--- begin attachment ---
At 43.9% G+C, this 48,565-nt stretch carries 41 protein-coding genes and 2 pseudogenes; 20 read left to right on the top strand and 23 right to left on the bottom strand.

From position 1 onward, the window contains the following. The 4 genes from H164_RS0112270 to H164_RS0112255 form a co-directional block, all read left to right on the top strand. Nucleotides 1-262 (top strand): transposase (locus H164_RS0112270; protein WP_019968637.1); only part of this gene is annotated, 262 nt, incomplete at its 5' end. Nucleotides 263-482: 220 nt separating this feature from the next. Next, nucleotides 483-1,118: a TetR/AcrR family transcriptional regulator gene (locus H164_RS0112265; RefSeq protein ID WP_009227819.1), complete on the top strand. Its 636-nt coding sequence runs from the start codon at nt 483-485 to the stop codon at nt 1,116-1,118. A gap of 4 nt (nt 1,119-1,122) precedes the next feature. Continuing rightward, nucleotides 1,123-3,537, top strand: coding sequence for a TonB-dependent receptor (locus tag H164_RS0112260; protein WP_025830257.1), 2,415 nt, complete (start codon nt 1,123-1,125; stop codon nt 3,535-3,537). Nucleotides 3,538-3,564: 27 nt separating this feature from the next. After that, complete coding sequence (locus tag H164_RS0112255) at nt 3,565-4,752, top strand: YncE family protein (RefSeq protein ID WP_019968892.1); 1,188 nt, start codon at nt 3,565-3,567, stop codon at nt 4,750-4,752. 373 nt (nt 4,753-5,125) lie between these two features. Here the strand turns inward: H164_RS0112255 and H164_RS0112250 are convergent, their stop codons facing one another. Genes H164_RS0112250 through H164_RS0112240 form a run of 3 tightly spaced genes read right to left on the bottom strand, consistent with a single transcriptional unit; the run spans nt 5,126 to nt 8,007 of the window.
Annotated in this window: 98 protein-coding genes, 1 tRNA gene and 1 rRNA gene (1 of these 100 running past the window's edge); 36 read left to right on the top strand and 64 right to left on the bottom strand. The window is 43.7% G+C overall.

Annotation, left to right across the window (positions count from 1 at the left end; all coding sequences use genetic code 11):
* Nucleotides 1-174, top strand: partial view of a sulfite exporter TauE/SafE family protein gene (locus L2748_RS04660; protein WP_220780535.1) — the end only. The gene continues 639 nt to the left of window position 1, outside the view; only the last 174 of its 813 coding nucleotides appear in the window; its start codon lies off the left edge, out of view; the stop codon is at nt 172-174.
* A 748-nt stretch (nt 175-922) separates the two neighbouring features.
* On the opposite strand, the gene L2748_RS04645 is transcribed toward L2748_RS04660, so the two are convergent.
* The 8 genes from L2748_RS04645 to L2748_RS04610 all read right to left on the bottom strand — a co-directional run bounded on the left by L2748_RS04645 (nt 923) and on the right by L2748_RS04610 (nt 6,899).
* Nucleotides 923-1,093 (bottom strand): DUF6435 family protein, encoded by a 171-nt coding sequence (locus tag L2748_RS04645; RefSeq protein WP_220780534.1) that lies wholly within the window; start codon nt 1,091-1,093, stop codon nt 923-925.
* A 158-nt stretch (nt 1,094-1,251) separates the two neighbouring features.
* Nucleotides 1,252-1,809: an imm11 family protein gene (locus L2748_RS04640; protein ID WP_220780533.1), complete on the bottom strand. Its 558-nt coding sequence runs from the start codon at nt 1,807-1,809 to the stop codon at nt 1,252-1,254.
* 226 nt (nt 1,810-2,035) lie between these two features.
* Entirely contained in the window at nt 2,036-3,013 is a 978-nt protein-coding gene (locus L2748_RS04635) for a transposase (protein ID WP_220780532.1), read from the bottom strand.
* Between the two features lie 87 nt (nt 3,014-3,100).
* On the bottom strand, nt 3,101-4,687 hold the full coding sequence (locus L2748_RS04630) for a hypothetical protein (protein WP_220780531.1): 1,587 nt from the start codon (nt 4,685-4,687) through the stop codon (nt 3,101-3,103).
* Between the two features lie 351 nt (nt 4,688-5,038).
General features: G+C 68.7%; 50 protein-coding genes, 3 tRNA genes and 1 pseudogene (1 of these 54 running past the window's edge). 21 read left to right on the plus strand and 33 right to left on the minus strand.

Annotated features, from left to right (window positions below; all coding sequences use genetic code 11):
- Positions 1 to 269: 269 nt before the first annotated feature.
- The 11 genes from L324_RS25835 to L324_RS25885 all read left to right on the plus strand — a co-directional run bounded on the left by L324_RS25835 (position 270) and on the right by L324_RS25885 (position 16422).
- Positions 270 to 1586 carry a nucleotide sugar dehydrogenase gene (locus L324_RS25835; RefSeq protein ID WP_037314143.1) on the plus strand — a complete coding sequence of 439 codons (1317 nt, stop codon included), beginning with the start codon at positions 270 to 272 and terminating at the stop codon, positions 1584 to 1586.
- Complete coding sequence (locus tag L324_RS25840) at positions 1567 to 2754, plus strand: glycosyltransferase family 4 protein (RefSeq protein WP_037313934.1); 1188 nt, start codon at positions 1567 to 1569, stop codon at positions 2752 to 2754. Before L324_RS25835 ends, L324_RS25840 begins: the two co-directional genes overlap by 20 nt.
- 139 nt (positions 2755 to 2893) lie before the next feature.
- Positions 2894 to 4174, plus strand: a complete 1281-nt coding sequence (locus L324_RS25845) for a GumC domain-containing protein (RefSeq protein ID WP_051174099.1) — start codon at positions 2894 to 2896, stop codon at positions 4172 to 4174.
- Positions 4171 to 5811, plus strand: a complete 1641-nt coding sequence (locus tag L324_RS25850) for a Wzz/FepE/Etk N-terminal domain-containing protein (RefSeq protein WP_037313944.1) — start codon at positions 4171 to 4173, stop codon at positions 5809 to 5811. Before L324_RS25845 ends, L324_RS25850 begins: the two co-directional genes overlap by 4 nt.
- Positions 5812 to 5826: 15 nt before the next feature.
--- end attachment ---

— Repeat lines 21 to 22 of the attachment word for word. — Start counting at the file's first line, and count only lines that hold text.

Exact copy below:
- Positions 270 to 1586 carry a nucleotide sugar dehydrogenase gene (locus L324_RS25835; RefSeq protein ID WP_037314143.1) on the plus strand — a complete coding sequence of 439 codons (1317 nt, stop codon included), beginning with the start codon at positions 270 to 272 and terminating at the stop codon, positions 1584 to 1586.
- Complete coding sequence (locus tag L324_RS25840) at positions 1567 to 2754, plus strand: glycosyltransferase family 4 protein (RefSeq protein WP_037313934.1); 1188 nt, start codon at positions 1567 to 1569, stop codon at positions 2752 to 2754. Before L324_RS25835 ends, L324_RS25840 begins: the two co-directional genes overlap by 20 nt.